• Make sure your heating and cooling systems are well-maintained and operated efficiently.

Method 4
Choosing to Eat Sustainably

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    Make sure the food you’re eating is grown sustainably. Eating sustainably means eating foods that support both your own good health and the sustainability of the environment. If you’re eating seafood, make sure that it’s not at risk of being overfished, or farmed in a way that’s damaging the environment.[16]
    • Try to buy from local growers whenever possible. Local farmers are usually invested in employing sustainable farm practices.
    • Read the labels on your food products. If you don’t recognize more than ⅓ of the words found there, look for something less processed.
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    Eat lower on the food chain. This means eat less beef (high on the food chain) and more roots, vegetables, and fruits. Smaller fish, being lower on the food chain, are usually better than larger fish. Plant-based foods require still less energy to produce. Shifting to a more plant-based style of eating will slow the deforestation that meat production requires.[17]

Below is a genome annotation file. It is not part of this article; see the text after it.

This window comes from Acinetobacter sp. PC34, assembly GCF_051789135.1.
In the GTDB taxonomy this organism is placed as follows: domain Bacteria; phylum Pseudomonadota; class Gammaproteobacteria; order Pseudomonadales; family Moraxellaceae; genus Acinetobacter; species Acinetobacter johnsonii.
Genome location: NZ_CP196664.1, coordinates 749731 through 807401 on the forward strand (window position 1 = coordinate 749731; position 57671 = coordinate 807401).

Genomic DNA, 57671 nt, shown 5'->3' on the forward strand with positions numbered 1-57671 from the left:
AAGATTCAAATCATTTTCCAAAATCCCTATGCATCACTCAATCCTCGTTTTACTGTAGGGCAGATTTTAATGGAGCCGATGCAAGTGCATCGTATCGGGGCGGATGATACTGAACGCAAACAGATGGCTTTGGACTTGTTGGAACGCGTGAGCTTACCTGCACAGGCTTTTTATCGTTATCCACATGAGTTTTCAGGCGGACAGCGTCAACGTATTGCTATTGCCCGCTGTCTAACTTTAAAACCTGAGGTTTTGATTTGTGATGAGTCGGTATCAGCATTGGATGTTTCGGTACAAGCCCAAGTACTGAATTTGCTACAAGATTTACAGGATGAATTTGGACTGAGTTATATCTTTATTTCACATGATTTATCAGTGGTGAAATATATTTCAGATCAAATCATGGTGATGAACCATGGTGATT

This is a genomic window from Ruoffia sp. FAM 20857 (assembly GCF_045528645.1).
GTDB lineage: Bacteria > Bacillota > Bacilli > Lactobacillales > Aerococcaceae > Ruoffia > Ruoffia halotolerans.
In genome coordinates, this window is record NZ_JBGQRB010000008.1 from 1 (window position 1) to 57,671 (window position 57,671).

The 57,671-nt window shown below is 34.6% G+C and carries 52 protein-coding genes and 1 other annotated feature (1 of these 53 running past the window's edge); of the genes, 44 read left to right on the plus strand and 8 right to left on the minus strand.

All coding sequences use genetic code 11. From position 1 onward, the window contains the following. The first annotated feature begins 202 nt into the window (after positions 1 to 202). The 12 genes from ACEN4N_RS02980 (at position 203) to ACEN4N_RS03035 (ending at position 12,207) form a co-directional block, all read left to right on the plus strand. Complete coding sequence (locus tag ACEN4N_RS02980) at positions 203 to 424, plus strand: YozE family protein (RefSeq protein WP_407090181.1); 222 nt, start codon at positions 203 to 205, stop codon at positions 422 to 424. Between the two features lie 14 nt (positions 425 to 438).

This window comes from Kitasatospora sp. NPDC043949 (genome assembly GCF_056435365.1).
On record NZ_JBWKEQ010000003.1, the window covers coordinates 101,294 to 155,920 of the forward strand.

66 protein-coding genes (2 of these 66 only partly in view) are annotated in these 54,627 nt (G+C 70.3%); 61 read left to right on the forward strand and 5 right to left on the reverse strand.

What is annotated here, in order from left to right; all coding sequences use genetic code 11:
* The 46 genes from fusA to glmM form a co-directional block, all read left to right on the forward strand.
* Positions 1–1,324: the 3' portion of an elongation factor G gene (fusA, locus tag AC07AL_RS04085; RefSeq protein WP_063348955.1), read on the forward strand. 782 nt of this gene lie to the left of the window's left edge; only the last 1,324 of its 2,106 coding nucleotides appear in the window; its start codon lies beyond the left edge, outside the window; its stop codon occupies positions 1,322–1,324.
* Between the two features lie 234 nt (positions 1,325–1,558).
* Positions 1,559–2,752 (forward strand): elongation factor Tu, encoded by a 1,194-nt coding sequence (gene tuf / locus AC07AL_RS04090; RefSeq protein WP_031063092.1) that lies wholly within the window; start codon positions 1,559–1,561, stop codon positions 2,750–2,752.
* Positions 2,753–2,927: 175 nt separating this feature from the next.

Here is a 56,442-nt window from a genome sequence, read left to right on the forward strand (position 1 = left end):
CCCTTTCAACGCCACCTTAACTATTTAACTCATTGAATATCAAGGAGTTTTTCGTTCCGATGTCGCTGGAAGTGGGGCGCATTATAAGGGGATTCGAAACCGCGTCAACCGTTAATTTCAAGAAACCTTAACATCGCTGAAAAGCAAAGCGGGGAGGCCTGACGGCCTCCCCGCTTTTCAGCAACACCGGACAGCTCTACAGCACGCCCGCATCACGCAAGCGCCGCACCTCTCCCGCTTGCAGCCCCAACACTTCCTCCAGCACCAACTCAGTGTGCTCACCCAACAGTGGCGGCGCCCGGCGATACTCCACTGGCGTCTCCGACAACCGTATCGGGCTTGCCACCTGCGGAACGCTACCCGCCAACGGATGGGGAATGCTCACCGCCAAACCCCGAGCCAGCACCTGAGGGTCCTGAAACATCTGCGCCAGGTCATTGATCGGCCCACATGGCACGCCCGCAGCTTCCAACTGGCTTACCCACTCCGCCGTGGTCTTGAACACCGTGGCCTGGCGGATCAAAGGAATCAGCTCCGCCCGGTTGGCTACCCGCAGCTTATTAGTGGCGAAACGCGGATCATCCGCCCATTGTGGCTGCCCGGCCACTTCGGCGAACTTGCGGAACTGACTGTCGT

• Healthy diet guidelines encourage at least 50% of your daily diet consist of fruits and vegetables.
    • If you do eat meat, treat it as a condiment rather than a main dish. Be aware that factory-farmed meat is produced in ways that contribute to greenhouse gases and environmental degradation.
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    Look for food that’s grown locally. You’ll avoid the energy required to transport products from far away. In addition, getting to know your local food producers will help you how your food was grown and harvested.[18]
    • Most fresh fish must be transported by air, if it’s not local. Even out-of-season frozen fish will be more sustainable than fresh fish flown in.[19]
    • As the nutritional value of food diminishes with time, eating locally grown food increases the amount of nutrition you’ll receive.[20]
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    Buy from trusted retailers. Many international food growers use unregulated or under-regulated environmental practices. American grown products, while not always perfect, are usually farmed with more sustainable practices. Take the time to research products you purchase regularly.[21]
    • Good retailers will be well-informed on the way their sellers practice sustainability.
    • Knowing more about your farmers and food sources through your retailers can help support local business, which are invested in protecting and preserving the environment.

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Categories: Animal Welfare Activism | Environmental Awareness